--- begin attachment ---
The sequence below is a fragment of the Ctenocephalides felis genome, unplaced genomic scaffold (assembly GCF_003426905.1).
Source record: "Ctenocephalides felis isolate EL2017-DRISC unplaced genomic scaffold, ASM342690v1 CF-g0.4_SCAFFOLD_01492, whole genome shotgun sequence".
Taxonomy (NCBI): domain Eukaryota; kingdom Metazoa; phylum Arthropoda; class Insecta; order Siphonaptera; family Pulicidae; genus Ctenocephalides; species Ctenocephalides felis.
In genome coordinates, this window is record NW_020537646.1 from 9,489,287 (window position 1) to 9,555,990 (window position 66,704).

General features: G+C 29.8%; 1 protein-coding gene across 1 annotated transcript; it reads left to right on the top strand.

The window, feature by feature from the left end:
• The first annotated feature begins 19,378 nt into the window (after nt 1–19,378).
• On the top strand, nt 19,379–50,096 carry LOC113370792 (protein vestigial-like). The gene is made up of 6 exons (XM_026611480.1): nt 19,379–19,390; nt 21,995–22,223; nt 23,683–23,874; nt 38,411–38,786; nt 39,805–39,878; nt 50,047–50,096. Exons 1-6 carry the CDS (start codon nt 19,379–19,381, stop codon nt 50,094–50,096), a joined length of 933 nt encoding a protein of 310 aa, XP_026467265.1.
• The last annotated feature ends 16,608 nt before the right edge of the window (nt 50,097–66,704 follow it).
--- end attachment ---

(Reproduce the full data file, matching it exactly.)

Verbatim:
The sequence below is a fragment of the Ctenocephalides felis genome, unplaced genomic scaffold (assembly GCF_003426905.1).
Source record: "Ctenocephalides felis isolate EL2017-DRISC unplaced genomic scaffold, ASM342690v1 CF-g0.4_SCAFFOLD_01492, whole genome shotgun sequence".
Taxonomy (NCBI): domain Eukaryota; kingdom Metazoa; phylum Arthropoda; class Insecta; order Siphonaptera; family Pulicidae; genus Ctenocephalides; species Ctenocephalides felis.
In genome coordinates, this window is record NW_020537646.1 from 9,489,287 (window position 1) to 9,555,990 (window position 66,704).

General features: G+C 29.8%; 1 protein-coding gene across 1 annotated transcript; it reads left to right on the top strand.

The window, feature by feature from the left end:
• The first annotated feature begins 19,378 nt into the window (after nt 1–19,378).
• On the top strand, nt 19,379–50,096 carry LOC113370792 (protein vestigial-like). The gene is made up of 6 exons (XM_026611480.1): nt 19,379–19,390; nt 21,995–22,223; nt 23,683–23,874; nt 38,411–38,786; nt 39,805–39,878; nt 50,047–50,096. Exons 1-6 carry the CDS (start codon nt 19,379–19,381, stop codon nt 50,094–50,096), a joined length of 933 nt encoding a protein of 310 aa, XP_026467265.1.
• The last annotated feature ends 16,608 nt before the right edge of the window (nt 50,097–66,704 follow it).